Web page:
In his post FastCompany | 7 Timeless Ways To Improve Customer Satisfaction, author Drew Neisser filters out the following success factors for customer (satisfaction or experience – call it what you may) initiatives based on Suddenlink’s success. In a struggling economy & in an industry with a questionable reputation for bad customer experiences, Suddenlink has shown improvements in multiple industry measures – $ terms & otherwise. 

  1. Put someone in charge – having someone responsible for customer interest makes customer initiatives more focused
  2. Measure. Measure. Measure. – rely on multiple measures of how your business has performed in the customer’s perspective
  3. Fix the real issues – measuring is a starting point; addressing issues that are identified as part of the measurement is the REAL deal
  4. Link metrics to evaluation – to make customers a priority, link metrics to performance evaluation & even compensation
  5. Detractors are an opportunity – unhappy customers or detractors should be viewed as an opportunity for positive conversion
  6. Use social media to understand & serve customers (not sell more) – social media is a great listening tool to understand needs & respond to issues
  7. Continuous improvement – customer initiatives should never have an end, they are always work in progress to achieve even better customer outcomes

Related Posts:
~ Amazon – World’s Most Customer Centric Company
~ Tony Hsieh – Delivering Happiness
Volvo’s Quest For Customer Centricity
~ Customer Service Champs 2010

Customer Experience Resolutions

“Many companies have customer experience efforts underway and it’s time for them to embed customer experience management into the rhythm of their business — making it a fundamental part of how their organizations operate. Here are my 2011 resolutions for companies that have the courage and resolve to get to that next level.”
- Bruce Temkin

Read the full post here.

Reinforce The Positives

(Photo courtesy Express Photorail)

India is gaining in reputation for being the services & hospitality capital of the world. But, instances of bad experiences introduces doubt if the country & its professionals have what it takes to deliver on this promise. I came across a Vir Sanghvi article today that deals with the issue of service attitude (or the lack of it) amongst professionals in this industry. Causes vary between employee's lack of long term commitment to a job, multitude of employment options, corporations taking customers for granted, etc. - all matters beyond any one individual's control. Overwhelming for anyone wanting to better the situation!

Can such systemic issues have simple individual remedies?

Read the full article here.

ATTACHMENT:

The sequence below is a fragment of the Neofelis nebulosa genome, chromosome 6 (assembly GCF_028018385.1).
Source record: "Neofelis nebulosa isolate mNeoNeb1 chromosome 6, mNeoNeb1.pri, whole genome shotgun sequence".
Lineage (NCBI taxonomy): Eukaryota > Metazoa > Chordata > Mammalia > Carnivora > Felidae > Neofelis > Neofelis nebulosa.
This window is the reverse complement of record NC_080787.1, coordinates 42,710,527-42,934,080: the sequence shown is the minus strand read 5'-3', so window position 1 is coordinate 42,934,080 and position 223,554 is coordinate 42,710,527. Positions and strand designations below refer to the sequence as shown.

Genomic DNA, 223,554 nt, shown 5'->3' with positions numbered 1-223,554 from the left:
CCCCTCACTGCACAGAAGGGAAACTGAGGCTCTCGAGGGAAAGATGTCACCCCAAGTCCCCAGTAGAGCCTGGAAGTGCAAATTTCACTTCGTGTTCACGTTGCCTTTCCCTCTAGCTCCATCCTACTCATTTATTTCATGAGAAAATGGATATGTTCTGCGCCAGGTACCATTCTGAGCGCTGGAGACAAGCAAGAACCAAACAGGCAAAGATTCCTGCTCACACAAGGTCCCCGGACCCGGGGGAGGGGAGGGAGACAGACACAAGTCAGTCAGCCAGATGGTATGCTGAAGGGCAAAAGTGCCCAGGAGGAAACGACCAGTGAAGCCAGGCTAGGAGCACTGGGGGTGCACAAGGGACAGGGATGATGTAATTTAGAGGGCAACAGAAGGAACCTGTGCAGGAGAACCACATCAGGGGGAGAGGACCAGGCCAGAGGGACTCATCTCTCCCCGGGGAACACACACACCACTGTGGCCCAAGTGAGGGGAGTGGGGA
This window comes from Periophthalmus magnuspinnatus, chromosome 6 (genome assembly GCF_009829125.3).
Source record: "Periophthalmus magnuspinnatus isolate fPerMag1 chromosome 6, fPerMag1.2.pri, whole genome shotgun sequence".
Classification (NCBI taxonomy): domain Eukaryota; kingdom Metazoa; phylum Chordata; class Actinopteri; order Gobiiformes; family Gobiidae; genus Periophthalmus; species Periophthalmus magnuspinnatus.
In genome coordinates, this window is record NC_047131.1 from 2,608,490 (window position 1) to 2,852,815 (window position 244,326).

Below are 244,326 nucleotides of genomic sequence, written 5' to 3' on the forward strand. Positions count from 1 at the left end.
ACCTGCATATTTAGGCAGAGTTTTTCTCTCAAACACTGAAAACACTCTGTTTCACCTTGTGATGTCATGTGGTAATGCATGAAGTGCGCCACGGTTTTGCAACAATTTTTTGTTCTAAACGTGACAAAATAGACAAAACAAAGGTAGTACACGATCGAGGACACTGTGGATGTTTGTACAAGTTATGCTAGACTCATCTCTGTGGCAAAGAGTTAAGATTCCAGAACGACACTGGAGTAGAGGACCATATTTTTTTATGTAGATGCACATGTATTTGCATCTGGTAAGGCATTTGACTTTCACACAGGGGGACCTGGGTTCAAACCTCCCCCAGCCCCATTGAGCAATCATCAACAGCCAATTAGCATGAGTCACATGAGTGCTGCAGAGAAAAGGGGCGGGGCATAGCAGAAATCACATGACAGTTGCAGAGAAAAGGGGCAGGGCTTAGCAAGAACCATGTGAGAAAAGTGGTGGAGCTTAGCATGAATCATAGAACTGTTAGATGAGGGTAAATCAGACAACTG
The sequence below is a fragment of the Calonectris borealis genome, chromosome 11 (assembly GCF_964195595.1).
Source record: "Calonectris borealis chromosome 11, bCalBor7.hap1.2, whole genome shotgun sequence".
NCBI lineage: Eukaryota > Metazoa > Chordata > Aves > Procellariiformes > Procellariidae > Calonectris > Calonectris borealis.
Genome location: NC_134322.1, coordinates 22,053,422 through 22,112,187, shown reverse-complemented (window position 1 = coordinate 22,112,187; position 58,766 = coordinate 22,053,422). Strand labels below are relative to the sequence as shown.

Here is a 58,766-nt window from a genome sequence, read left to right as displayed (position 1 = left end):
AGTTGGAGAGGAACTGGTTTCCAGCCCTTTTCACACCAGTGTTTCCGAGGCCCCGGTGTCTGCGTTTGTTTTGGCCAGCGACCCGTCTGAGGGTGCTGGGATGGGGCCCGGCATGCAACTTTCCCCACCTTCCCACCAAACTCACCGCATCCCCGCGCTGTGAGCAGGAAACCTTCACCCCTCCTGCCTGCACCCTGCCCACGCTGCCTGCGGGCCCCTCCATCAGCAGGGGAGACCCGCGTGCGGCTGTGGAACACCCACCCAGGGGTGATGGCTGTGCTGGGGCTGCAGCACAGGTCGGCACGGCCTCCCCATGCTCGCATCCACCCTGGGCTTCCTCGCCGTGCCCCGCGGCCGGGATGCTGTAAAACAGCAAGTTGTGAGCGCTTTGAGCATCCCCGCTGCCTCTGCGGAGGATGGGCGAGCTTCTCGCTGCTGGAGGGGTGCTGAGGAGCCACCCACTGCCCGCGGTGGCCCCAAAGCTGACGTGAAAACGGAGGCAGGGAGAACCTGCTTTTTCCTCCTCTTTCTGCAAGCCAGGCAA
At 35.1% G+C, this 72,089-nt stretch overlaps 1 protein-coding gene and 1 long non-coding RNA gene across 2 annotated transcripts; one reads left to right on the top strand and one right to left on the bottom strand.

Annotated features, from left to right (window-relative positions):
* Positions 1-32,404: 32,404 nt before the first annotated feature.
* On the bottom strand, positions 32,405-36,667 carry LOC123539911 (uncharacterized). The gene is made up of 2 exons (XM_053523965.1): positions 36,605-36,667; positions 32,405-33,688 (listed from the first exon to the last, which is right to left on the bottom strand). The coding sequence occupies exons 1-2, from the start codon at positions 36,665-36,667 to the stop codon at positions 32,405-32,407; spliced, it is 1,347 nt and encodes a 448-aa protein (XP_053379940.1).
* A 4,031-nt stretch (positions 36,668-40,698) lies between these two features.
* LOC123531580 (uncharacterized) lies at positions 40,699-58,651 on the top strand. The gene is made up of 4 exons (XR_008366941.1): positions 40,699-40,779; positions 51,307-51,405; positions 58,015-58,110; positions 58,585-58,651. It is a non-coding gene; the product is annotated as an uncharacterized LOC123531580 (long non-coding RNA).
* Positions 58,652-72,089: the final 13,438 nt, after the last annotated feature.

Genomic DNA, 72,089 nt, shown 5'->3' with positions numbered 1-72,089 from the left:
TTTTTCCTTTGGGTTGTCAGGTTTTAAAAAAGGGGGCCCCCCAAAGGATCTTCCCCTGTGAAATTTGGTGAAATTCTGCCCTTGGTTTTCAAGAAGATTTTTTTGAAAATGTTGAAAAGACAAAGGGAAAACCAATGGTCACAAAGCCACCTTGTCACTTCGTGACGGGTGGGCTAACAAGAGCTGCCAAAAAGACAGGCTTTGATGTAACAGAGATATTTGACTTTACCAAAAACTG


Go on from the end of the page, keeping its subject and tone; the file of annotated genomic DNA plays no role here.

Related Posts:
     ~ Changing Scales in India
     ~ Enterprise IT – Just A Utility?
     ~ When Customer Rule!

Customer Needs As Innovation Source

Starting with a specific customer need leads to an innovative new product for senior citizens in India.

Also another example for a developing nation innovation finding a market in the developed world.


Amazon – World’s Most Customer Centric Company


Want to know why the Kindle is more differentiated?

What does Jeff Bezos think about his competition?

What does the “world’s most customer centric company” mean to Amazon?

Do you think Walmart has a chance against Amazon?

Watch Jeff Bezos discuss all the above & more with Charlie Rose in this interview.

Tony Hsieh – Delivering Happiness

With Tony Hsieh’s new book Delivering Happiness hitting the stores today, there is a buzz around about Zappos, Tony & his book. One of the first write-ups I have read about the book is a Fast Company blog post.

The Happiness Culture: Zappos Isn't a Company -- It's a Mission

Delivering Happiness: A Path to Profits, Passion, and Purpose

Some quotes I like from the write-up are as follows:

But today Zappos has an employee culture that seems very much of one mind, focused on customer service and not in some sort of cookie-cutter corporate way. Zappos really cares that you're happy, and it's baked into their beliefs, their customer interaction, and even the way they hire.

“It's not me saying to our employees, this is where our culture is. It's more about giving employees permission and encouraging them to just be themselves.”

As you read Delivering Happiness, it's clear that Hsieh is talking about customer happiness, but also employee happiness, and even his happiness. He says the goals of Happiness aren't mutually exclusive.

“There's three types of happiness and really happiness is about being able to combine pleasure, passion, and purpose in one's personal life. I think it's helpful and useful to actually think about all three in terms of how you can make customers happier, employees happier, and ultimately, investors happier.”